In the Shadow of the Moon
Despite being available on Netflix and being a generally intriguing and well-executed science fiction story, Jim Mickle’s sci-fi criminal thriller managed to fly under the radar this year. Boyd Holbrook stars as a cop who becomes involved in a horrifying series of crimes and becomes entangled in a cat-and-mouse game that will define decades of his life… and entangle him in a convoluted, tragic time-travel epic that may save the country’s future. Despite the huge stakes, In the Shadow of the Moon is an obsessive crime drama that keeps things low-key. It has the terrible habit of thinking it’s ahead of the viewer when it isn’t, but it’s still an intriguing, engrossing, and technically well-executed time-travel epic worth delving into.
If you enjoy grounded, indie sci-fi films, you should check out Midnight Special. The story depicts a father (Michael Shannon) who is forced to flee with his son (Jaeden Martell) after realizing his son has special talents. As they are hunted by both the authorities and a cult, the bond between father and son is tested. While this may sound like a superhero movie concept, Nichols takes a very realistic and grounded approach to the topic. While this sounds like a superhero movie concept, Nichols takes a very realistic and grounded approach to the topic. It’s a Sundance film with excellent performances and few visual effects, focusing on character development rather than plot twists or large set pieces. Shannon gives a touching portrayal as the boy’s father.
Mute is a weird picture, but it’s worth seeing if you’ve ever wanted to see Paul Rudd play a terrible villain and nail it. Mute is the second installment of an unofficial trilogy of loosely connected films set in the year 2035 and follows Duncan Jones’ Moon. Leo, played by Alexander Skarsgard, is a silent bartender on the search for the lady he loves, who has mysteriously vanished. Meanwhile, Rudd and Justin Theroux star as two crazy surgeons in the movie. Mute is a gritty film that doesn’t exactly provide a rosy view of the future, but if you’re on its wavelength, it’s a darkly entertaining voyage.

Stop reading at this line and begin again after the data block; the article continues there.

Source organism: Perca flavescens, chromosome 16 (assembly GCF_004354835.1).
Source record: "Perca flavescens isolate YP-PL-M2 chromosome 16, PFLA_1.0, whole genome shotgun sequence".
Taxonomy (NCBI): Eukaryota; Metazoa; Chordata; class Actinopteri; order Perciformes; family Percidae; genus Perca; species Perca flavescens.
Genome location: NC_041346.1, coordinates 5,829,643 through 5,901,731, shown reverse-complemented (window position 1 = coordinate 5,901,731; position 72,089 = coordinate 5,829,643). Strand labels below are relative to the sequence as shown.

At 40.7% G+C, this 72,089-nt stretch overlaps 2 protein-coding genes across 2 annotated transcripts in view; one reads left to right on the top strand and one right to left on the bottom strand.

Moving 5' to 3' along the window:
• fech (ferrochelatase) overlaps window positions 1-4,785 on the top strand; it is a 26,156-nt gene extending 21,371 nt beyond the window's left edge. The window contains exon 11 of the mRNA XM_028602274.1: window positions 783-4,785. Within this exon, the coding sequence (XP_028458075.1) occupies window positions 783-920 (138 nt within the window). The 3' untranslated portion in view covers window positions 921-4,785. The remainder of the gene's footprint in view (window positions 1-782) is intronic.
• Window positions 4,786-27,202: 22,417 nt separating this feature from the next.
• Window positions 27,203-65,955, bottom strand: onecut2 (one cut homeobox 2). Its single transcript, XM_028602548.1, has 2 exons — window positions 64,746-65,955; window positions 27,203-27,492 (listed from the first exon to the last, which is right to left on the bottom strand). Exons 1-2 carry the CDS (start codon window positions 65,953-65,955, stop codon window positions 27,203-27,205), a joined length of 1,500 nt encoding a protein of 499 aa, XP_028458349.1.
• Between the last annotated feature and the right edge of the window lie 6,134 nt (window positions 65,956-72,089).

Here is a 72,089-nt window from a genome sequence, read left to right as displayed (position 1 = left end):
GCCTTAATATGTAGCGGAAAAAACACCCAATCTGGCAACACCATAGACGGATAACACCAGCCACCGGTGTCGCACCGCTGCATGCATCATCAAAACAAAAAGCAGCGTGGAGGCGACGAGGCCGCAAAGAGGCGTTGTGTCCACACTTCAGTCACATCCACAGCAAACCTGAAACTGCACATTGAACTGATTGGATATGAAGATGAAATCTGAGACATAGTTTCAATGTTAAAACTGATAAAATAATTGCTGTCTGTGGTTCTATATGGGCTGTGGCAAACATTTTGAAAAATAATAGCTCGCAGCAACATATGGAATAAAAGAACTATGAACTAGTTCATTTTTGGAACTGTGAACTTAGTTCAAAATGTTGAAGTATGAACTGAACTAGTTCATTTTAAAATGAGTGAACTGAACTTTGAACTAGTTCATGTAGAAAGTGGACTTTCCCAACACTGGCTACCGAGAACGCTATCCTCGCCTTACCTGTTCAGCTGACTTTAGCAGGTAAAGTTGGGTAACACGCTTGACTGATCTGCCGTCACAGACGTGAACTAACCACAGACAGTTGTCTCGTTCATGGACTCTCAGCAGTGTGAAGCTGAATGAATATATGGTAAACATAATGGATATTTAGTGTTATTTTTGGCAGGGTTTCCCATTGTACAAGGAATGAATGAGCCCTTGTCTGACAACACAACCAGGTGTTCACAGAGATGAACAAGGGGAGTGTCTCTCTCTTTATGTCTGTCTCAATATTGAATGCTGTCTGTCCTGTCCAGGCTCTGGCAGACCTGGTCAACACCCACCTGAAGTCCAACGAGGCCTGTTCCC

Mélanie Laurent gives one of her most powerful and technically amazing acting performances in Oxygen, a superb Netflix sci-fi thriller about a woman who wakes up in a future medical pod with no recollection of who she is, how she got there, or how to get out. She is also out of breath. Even while locked within the small confines of her cell, Alexandre Aja’s tightly controlled thriller manages to consistently ramp up the adrenaline with each new revelation while expanding the universe and stakes of Laurent’s battle to survive. The twists and turns aren’t always as shocking as the film claims, but they do make for a wild ride and a full embrace of sci-fi narrative that elevates a film set almost entirely in a small box to a much larger adventure.